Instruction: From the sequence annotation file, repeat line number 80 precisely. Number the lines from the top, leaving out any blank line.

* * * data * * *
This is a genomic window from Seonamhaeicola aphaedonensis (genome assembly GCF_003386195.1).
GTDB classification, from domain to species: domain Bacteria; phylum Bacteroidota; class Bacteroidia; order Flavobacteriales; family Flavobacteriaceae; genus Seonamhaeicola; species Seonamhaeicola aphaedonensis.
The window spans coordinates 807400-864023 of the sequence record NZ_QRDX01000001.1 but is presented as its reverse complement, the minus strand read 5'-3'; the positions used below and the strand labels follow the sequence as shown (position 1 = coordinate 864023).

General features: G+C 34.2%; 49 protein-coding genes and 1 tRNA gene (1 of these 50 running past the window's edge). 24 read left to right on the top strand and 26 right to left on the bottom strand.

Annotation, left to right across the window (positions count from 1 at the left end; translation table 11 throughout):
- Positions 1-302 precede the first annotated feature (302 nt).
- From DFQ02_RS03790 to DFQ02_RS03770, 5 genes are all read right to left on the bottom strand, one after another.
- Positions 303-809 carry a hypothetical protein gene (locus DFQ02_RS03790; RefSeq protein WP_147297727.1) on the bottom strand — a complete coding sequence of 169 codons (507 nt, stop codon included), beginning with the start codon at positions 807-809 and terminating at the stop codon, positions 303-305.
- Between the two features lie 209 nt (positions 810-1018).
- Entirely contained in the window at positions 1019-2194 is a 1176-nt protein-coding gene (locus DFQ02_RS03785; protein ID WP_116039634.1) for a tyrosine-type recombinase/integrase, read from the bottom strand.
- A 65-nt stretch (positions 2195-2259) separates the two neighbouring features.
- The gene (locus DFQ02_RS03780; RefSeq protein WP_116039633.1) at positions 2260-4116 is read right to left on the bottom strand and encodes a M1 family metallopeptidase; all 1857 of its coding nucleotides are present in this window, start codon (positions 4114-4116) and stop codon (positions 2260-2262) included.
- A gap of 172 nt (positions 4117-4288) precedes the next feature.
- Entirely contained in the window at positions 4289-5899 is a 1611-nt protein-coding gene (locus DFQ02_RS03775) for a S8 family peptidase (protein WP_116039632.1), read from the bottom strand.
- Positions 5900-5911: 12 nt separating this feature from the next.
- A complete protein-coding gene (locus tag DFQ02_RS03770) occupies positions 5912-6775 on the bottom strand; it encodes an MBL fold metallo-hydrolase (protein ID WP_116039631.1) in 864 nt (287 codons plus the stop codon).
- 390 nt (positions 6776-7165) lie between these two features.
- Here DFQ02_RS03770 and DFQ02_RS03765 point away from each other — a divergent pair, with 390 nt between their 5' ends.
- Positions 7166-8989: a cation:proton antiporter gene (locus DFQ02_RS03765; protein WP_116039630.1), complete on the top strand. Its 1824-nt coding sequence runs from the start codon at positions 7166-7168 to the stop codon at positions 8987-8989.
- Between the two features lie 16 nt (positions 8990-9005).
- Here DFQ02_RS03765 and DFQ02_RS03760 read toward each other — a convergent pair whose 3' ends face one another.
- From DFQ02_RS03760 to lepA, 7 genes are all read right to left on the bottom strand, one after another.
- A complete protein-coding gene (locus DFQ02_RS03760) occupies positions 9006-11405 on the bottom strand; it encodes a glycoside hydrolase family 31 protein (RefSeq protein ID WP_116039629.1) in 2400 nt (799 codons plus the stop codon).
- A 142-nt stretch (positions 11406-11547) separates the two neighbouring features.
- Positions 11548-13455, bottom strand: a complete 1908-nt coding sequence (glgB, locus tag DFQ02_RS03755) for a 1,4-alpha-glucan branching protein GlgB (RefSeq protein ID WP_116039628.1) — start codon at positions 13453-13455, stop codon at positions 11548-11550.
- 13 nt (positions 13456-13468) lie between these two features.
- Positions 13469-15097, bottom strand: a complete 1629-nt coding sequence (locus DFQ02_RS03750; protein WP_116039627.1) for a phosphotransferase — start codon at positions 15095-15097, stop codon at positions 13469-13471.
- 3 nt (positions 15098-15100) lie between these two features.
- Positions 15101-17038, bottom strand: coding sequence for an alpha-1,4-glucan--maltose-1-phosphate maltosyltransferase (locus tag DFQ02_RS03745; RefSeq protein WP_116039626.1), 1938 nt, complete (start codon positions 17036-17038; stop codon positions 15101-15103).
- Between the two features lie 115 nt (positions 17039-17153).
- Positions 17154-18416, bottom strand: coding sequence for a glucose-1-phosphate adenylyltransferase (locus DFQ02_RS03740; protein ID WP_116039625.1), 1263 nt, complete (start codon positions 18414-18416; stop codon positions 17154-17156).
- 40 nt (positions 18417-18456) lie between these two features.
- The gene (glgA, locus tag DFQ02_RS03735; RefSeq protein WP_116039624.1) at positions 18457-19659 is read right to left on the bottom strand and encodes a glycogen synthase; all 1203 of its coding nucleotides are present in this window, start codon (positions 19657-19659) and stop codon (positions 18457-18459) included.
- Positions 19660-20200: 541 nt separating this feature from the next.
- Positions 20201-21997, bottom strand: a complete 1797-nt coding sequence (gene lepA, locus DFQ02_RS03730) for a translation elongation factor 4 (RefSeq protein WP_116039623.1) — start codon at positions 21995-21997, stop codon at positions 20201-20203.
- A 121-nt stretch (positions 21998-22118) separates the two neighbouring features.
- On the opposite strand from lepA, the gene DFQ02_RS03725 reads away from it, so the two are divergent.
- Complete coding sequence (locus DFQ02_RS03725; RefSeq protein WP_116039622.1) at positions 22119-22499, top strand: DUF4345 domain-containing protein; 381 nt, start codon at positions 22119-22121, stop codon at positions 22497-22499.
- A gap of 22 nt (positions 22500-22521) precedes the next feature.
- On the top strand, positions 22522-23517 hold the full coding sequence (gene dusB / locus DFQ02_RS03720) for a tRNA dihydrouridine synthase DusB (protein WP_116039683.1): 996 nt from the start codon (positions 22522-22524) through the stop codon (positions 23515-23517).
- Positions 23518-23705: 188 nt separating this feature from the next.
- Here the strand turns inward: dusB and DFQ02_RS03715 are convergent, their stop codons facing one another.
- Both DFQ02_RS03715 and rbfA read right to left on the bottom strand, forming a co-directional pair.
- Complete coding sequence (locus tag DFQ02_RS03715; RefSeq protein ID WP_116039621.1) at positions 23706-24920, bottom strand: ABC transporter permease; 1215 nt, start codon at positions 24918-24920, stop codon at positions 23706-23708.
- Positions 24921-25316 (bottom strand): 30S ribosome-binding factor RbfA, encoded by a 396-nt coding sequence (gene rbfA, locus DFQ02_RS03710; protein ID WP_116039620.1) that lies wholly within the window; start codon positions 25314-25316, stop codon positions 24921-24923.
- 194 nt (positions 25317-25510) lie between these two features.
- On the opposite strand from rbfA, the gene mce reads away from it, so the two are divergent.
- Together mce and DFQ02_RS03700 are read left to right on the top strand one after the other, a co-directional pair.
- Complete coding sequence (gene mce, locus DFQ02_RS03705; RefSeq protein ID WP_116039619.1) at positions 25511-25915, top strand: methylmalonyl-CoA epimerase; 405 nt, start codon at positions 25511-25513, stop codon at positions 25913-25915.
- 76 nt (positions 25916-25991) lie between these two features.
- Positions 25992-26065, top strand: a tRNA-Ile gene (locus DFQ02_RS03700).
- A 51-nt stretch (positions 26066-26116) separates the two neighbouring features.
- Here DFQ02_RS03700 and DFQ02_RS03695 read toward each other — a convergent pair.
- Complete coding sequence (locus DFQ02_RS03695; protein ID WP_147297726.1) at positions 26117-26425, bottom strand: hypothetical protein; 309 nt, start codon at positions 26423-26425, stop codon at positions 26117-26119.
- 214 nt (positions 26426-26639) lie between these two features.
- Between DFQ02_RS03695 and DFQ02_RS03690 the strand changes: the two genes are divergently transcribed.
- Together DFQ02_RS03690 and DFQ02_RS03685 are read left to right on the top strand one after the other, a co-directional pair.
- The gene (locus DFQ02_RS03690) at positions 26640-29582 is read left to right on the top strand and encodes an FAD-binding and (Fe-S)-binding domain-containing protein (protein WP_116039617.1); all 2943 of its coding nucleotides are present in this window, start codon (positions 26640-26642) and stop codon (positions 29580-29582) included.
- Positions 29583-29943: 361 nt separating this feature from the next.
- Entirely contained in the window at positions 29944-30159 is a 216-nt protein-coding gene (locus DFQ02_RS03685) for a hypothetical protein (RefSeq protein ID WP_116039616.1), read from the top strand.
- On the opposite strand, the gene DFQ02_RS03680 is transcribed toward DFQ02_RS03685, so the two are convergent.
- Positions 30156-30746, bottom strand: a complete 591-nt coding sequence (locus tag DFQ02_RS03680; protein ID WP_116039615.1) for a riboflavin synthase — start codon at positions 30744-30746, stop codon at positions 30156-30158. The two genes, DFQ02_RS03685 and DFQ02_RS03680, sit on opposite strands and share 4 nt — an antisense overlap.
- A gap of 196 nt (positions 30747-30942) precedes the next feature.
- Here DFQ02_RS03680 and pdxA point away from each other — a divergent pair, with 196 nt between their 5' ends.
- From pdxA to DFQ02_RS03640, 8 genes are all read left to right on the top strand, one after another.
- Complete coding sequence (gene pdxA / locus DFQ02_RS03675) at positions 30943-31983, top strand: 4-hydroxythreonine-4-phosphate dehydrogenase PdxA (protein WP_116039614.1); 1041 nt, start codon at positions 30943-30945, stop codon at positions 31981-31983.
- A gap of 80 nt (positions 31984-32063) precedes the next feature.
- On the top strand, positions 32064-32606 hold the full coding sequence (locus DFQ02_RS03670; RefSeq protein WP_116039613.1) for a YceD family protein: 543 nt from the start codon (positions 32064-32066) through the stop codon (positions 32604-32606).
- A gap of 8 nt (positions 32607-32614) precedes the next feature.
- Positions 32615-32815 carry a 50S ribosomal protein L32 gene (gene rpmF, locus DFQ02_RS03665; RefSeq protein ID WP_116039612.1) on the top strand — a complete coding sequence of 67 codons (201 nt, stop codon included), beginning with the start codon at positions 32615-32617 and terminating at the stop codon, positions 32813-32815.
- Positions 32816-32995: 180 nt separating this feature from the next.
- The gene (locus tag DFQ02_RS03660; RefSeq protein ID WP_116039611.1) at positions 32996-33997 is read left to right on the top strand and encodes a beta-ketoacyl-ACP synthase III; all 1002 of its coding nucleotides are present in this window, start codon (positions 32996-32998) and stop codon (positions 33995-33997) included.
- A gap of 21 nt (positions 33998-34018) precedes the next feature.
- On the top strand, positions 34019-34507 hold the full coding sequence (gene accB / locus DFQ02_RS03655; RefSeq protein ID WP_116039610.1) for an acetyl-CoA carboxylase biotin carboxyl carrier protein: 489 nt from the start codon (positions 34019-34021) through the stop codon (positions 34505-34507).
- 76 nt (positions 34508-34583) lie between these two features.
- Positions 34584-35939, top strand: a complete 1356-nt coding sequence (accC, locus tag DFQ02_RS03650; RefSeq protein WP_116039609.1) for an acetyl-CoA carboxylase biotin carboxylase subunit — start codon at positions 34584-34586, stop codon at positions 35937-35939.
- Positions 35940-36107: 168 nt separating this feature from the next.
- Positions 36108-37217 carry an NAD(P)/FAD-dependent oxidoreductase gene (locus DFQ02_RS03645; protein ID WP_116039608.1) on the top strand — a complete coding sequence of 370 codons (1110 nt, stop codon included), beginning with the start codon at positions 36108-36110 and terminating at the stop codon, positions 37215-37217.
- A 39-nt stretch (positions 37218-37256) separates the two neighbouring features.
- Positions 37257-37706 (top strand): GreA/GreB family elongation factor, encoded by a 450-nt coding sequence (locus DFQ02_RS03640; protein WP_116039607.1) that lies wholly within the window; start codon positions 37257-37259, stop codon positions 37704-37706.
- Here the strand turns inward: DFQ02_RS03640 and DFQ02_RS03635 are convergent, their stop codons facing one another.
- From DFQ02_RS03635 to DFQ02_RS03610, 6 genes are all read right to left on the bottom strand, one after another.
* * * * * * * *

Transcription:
- Positions 37257-37706 (top strand): GreA/GreB family elongation factor, encoded by a 450-nt coding sequence (locus DFQ02_RS03640; protein WP_116039607.1) that lies wholly within the window; start codon positions 37257-37259, stop codon positions 37704-37706.